Anthony Clark Arend at Georgetown University is blogging about Israel’s threat to bomb Iranian nuclear reactors if they do not desist. He worries that this latest brinkmanship is more evidence of a decline in the non-aggression norm, since the situation would not meet the criteria for preemptive self-defense against an imminent attack laid out in the UN Charter as an exception to the non-aggression rule:

If imminence is not the standard for using force anticipatorily, then what is? The mere fact that the other state is building a nuclear reactor? The fact that the other state is building a reactor and is hostile toward a particular state? The fact that the other state has a history of aggression? The problem is obvious. As fuzzy as the imminence criterion may be, if that criterion is relaxed, it is unclear what will replace it. And so, the door will be opened for more and more bogus claims of “legitimate self-defense.”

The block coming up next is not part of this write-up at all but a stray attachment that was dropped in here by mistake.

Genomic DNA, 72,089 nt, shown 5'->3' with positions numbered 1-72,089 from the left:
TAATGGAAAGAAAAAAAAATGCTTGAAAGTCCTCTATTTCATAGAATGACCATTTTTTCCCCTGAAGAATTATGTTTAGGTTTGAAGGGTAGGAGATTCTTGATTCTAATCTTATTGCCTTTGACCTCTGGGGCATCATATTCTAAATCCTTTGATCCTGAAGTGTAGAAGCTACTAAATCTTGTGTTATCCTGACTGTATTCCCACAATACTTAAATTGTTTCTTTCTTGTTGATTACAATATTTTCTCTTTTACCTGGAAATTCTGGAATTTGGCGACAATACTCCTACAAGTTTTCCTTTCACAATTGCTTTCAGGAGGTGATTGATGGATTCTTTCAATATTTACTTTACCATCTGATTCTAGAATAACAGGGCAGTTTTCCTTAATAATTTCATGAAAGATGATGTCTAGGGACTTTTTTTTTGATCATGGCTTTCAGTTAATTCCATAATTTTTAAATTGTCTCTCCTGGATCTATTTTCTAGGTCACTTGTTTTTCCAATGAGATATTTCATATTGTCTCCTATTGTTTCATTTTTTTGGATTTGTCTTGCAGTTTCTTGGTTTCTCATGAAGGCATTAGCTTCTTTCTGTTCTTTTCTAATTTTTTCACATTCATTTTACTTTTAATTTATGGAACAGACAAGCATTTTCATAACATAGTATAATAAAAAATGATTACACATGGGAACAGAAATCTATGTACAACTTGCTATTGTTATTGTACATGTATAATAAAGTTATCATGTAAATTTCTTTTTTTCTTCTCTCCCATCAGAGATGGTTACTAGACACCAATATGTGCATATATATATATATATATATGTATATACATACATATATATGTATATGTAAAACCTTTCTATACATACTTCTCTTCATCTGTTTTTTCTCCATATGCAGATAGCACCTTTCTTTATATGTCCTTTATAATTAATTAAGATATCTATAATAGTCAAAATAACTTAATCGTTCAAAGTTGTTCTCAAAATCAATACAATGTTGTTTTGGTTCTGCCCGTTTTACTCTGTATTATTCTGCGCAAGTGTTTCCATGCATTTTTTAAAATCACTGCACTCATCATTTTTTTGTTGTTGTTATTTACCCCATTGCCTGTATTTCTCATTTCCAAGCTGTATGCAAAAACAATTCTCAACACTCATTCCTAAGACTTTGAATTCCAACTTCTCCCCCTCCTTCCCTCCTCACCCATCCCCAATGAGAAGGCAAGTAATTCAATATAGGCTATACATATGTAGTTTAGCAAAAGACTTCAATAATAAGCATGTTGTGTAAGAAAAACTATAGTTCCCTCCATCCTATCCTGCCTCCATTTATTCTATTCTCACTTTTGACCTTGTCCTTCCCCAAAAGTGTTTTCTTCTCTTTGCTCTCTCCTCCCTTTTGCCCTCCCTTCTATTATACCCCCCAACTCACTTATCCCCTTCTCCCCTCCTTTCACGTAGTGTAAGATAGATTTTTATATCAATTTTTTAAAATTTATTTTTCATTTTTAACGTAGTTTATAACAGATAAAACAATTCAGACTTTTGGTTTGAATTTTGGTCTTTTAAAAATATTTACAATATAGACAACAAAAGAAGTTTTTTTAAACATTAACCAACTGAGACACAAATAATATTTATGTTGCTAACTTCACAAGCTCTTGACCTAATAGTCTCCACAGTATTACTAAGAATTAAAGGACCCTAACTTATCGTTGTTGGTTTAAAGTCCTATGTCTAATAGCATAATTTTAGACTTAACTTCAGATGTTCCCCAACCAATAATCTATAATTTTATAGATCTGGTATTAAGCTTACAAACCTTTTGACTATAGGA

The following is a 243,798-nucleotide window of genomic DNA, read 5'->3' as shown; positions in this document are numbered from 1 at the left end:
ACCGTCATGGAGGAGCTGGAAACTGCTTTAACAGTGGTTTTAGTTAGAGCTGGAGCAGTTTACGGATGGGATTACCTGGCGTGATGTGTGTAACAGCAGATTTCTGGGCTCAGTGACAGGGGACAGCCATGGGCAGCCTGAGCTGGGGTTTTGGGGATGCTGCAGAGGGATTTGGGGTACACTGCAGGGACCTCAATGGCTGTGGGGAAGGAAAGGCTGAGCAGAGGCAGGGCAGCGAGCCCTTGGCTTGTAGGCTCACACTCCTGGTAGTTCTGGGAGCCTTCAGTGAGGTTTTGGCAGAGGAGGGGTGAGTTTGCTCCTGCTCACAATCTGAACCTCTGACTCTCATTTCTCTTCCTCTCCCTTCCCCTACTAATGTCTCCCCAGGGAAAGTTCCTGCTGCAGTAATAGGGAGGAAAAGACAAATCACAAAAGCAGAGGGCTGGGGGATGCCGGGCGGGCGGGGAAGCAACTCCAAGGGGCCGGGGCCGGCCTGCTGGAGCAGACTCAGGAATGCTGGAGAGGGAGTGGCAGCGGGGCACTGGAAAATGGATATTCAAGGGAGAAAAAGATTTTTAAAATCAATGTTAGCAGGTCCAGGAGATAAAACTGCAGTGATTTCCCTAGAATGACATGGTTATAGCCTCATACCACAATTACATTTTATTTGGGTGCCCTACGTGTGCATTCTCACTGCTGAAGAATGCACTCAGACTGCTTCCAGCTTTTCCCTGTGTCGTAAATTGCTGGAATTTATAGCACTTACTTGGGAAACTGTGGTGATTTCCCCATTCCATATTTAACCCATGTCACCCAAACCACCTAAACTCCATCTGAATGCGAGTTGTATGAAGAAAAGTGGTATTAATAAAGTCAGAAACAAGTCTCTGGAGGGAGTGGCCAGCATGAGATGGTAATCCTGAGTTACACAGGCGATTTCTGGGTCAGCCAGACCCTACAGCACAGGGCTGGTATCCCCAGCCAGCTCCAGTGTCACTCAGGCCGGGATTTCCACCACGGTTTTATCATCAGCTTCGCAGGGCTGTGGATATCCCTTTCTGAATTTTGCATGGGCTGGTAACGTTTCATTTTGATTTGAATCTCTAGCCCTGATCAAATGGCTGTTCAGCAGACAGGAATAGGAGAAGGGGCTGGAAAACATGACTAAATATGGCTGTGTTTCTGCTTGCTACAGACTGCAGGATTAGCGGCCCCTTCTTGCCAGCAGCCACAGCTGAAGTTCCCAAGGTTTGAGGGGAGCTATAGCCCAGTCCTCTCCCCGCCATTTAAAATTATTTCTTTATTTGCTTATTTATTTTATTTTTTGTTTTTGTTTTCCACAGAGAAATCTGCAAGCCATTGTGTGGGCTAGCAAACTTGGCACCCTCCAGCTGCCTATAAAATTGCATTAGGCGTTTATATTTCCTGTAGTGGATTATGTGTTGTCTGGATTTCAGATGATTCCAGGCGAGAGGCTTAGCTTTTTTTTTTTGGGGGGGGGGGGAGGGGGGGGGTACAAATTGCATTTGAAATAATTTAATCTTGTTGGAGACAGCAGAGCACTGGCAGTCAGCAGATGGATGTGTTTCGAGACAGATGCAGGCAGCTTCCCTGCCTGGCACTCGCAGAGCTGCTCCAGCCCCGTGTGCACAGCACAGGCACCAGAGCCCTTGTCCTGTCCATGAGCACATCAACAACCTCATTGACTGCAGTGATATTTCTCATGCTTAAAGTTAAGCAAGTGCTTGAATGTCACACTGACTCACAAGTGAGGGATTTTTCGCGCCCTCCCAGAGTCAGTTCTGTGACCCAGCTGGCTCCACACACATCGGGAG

In other words, we’ll be back to plain old balance of power politics, a bad recipe in a nuclear armed world.

Arend’s discussion of the law on preemptive self-defense, and how it differs from the Bush doctrine, is extremely illuminating. I think he may be overestimating the damage being done to the norm itself here, however (much like those arguments I’ve heard that Guantanamo Bay “threatens the entire Geneva regime.”) I would say that in terms of norm decline, what matters is not what states like Israel or the US do, but how the international community reacts, since as Fredrich Kratockwil and John Ruggie long ago argued, “norms are counterfactually valid.”